Moves to accelerate digitization in the wake of coronavirus lockdowns are forcing businesses to manage a swelling tidal wave of data. Last week, startup Snowflake Inc. rode that wave to become Silicon Valley’s hottest export.

Shares in the San Mateo, Calif., company, whose software helps enterprises rapidly analyze business information, closed Wednesday at $254 a share, more than double the initial public offering price. Enterprise tech chiefs, speaking broadly on the market reaction to the data-warehouse provider, point to the challenges they face in unifying and analyzing their data in real-time across multiple data sources.

The company is “also in some sense more easily understood as a phenomenon of how do we make sense [of data]," said Arthur Hu, chief information officer at Lenovo Group Ltd.



Business data over the last decade has become both more valuable and more abundant, the result of the push toward digital processes, such as e-commerce and automation, that simultaneously consume and generate information. The data deluge is only likely to increase, thanks to emerging technologies like edge devices and 5G, which are poised to enable data to come from more places at a faster pace.

Within this framework and defined broadly, “anything that smacks of ‘how can I take data and make it relevant and accessible and break down the barriers’ is going to be highly attractive," said Mr. Hu.

An April IDC report estimated that some 59 million petabytes of data would be created, captured, copied and consumed in 2020, up from 45 million petabytes in 2019. One petabyte is equal to 1,000 terabytes.

Data warehouses date to the 1970s as a way for companies to store and analyze huge amounts of information in their on-premise servers. Starting in the 2010s, companies including Amazon.com Inc. and Alphabet Inc.’s Google began selling cloud-based data-warehousing services.

Snowflake’s offering made its debut in 2015, giving customers the ability to dissociate storage and computing power. That was a novelty at the time; back then, if a user needed more processing power but not more storage, they’d have to pay for both, and vice versa, said Gartner Inc. analyst Adam Ronthal. Competitors have since introduced similar features, he said.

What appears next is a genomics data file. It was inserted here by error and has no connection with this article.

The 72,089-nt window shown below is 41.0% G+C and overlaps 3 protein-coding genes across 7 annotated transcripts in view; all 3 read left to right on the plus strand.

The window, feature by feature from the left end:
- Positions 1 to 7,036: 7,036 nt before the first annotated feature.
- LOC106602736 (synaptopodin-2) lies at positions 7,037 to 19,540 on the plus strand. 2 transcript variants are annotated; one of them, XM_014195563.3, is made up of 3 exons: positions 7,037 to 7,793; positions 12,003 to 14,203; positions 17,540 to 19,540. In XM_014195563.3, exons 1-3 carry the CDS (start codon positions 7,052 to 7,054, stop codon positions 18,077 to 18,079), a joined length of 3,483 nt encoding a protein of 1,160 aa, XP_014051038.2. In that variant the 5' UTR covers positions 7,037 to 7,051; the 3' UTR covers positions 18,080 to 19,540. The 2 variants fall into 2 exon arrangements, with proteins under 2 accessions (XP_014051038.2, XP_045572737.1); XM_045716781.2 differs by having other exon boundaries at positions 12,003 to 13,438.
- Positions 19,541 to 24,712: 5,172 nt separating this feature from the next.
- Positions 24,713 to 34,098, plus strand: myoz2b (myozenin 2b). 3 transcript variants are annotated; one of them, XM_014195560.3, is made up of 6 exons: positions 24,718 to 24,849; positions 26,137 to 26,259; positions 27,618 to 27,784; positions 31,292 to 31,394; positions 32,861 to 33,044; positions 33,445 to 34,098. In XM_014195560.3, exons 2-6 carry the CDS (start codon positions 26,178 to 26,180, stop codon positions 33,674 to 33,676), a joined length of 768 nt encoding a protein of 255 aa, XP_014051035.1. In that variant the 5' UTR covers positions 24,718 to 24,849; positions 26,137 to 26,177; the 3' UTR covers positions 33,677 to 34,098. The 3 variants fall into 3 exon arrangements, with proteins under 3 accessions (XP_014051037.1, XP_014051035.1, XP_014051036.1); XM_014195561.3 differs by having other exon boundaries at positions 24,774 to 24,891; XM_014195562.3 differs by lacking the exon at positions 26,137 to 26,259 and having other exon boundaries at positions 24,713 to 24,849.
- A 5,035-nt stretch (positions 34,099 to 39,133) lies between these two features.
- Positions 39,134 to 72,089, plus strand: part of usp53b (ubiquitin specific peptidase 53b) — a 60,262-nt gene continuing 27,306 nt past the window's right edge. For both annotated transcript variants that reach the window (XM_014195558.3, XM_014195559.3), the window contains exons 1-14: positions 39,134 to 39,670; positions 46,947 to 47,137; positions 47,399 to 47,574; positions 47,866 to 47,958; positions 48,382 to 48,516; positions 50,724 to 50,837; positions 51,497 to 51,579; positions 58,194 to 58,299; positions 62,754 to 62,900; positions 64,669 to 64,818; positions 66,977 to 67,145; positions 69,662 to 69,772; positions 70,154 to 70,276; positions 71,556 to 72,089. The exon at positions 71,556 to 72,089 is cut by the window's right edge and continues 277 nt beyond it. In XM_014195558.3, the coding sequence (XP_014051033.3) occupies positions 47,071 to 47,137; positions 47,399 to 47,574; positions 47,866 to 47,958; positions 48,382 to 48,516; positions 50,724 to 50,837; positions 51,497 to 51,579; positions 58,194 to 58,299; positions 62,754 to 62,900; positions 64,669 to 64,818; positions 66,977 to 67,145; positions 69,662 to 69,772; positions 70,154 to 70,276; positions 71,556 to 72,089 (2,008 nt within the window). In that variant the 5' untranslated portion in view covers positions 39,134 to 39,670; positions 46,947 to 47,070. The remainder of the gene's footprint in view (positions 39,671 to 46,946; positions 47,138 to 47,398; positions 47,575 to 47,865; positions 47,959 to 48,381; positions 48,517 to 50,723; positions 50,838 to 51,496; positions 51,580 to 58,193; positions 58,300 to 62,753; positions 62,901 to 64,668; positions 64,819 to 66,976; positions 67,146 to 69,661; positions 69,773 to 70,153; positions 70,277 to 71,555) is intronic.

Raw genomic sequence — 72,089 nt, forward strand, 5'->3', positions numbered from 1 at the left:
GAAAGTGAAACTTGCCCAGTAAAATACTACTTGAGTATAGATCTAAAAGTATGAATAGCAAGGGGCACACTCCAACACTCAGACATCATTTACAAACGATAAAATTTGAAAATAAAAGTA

“So they picked up a lot of [Amazon customers] in the early days," Mr. Ronthal said, “and then built on that market momentum and expanded into [Microsoft] Azure, and then most recently into Google Cloud Platform. So now they’re on the three largest clouds."

Snowflake’s customers cite the software’s ability to streamline data-sharing, a plus when business data is housed in disparate systems.

Chris Dillon, vice president of architecture and cloud enablement at Cox Automotive, says Snowflake allows the company, whose brands include Autotrader, Kelley Blue Book and Manheim, to easily share data, such as car valuations with dealers and other partners.

“They can just access it directly from our Snowflake repository," Mr. Dillon said.

Brian Lu, a data product manager at DoorDash, also noted the software’s ability to make it easier to share data across different groups. The on-demand delivery platform does analysis of all its business functions, from product development to sales, in Snowflake. Snowflake makes it easy to build data-access policies and adjust them as needed, he said.

One of the more appealing features of the platform is the ability to share live data—such as metrics for push notifications or email open rates—with customers who are also Snowflake users, said Jon Hyman, co-founder and chief technology officer at Braze Inc.

The company, which sells software that helps companies manage communications such as push alerts, signed up for Snowflake to help it more quickly analyze the nearly 100 billion messages it delivers every month.

“We benchmark email and push engagement rates across multiple industries, take that anonymous data set and make it available for any Snowflake customer," he said.

The pandemic may have also played a role in Snowflake’s successful stock market debut, said IDC analyst Dan Vesset, partly because of the need to analyze business data more frequently.

“Maybe in the past you got reports once a month or quarter," he said, “and now you need it multiple times per day because things are changing so, so rapidly."